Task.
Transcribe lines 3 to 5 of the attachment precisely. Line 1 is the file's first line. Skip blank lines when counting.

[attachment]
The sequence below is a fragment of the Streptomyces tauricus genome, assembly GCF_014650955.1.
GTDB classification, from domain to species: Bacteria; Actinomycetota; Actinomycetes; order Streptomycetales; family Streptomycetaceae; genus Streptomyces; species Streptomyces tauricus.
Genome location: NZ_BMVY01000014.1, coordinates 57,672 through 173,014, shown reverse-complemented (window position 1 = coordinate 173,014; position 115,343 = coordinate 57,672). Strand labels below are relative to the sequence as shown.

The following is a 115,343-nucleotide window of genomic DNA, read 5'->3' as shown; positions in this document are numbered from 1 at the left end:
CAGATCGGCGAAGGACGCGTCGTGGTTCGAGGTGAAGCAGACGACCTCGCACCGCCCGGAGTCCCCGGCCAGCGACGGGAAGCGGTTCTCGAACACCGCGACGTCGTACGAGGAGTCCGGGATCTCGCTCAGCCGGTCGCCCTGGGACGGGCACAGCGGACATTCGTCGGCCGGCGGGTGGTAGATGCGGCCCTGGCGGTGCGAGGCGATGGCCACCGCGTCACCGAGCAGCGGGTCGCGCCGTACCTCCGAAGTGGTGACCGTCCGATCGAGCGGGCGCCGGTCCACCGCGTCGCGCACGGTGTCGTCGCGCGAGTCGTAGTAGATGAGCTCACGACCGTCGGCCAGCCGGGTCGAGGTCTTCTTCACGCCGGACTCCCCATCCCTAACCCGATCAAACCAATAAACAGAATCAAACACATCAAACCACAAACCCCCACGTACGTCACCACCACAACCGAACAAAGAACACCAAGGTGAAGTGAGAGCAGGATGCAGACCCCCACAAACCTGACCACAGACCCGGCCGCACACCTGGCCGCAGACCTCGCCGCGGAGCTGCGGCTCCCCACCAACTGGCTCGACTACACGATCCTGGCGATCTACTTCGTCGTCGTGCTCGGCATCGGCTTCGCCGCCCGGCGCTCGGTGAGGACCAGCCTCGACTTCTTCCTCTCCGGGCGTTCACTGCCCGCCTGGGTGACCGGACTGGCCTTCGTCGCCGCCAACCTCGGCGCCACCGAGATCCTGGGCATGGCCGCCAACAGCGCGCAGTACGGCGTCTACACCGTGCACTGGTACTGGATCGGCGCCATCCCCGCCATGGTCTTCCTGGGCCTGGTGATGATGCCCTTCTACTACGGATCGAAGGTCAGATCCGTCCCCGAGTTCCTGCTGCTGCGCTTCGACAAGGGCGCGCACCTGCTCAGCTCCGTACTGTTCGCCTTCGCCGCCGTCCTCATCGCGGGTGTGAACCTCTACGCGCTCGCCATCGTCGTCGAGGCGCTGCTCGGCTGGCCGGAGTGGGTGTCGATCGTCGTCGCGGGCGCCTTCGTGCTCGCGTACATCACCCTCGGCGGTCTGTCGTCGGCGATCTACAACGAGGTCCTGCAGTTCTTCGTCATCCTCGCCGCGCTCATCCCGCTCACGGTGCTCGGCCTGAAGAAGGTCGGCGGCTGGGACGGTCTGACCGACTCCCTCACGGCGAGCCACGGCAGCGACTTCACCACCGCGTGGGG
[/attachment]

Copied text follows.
Genome location: NZ_BMVY01000014.1, coordinates 57,672 through 173,014, shown reverse-complemented (window position 1 = coordinate 173,014; position 115,343 = coordinate 57,672). Strand labels below are relative to the sequence as shown.

The following is a 115,343-nucleotide window of genomic DNA, read 5'->3' as shown; positions in this document are numbered from 1 at the left end:
CAGATCGGCGAAGGACGCGTCGTGGTTCGAGGTGAAGCAGACGACCTCGCACCGCCCGGAGTCCCCGGCCAGCGACGGGAAGCGGTTCTCGAACACCGCGACGTCGTACGAGGAGTCCGGGATCTCGCTCAGCCGGTCGCCCTGGGACGGGCACAGCGGACATTCGTCGGCCGGCGGGTGGTAGATGCGGCCCTGGCGGTGCGAGGCGATGGCCACCGCGTCACCGAGCAGCGGGTCGCGCCGTACCTCCGAAGTGGTGACCGTCCGATCGAGCGGGCGCCGGTCCACCGCGTCGCGCACGGTGTCGTCGCGCGAGTCGTAGTAGATGAGCTCACGACCGTCGGCCAGCCGGGTCGAGGTCTTCTTCACGCCGGACTCCCCATCCCTAACCCGATCAAACCAATAAACAGAATCAAACACATCAAACCACAAACCCCCACGTACGTCACCACCACAACCGAACAAAGAACACCAAGGTGAAGTGAGAGCAGGATGCAGACCCCCACAAACCTGACCACAGACCCGGCCGCACACCTGGCCGCAGACCTCGCCGCGGAGCTGCGGCTCCCCACCAACTGGCTCGACTACACGATCCTGGCGATCTACTTCGTCGTCGTGCTCGGCATCGGCTTCGCCGCCCGGCGCTCGGTGAGGACCAGCCTCGACTTCTTCCTCTCCGGGCGTTCACTGCCCGCCTGGGTGACCGGACTGGCCTTCGTCGCCGCCAACCTCGGCGCCACCGAGATCCTGGGCATGGCCGCCAACAGCGCGCAGTACGGCGTCTACACCGTGCACTGGTACTGGATCGGCGCCATCCCCGCCATGGTCTTCCTGGGCCTGGTGATGATGCCCTTCTACTACGGATCGAAGGTCAGATCCGTCCCCGAGTTCCTGCTGCTGCGCTTCGACAAGGGCGCGCACCTGCTCAGCTCCGTACTGTTCGCCTTCGCCGCCGTCCTCATCGCGGGTGTGAACCTCTACGCGCTCGCCATCGTCGTCGAGGCGCTGCTCGGCTGGCCGGAGTGGGTGTCGATCGTCGTCGCGGGCGCCTTCGTGCTCGCGTACATCACCCTCGGCGGTCTGTCGTCGGCGATCTACAACGAGGTCCTGCAGTTCTTCGTCATCCTCGCCGCGCTCATCCCGCTCACGGTGCTCGGCCTGAAGAAGGTCGGCGGCTGGGACGGTCTGACCGACTCCCTCACGGCGAGCCACGGCAGCGACTTCACCACCGCGTGGGG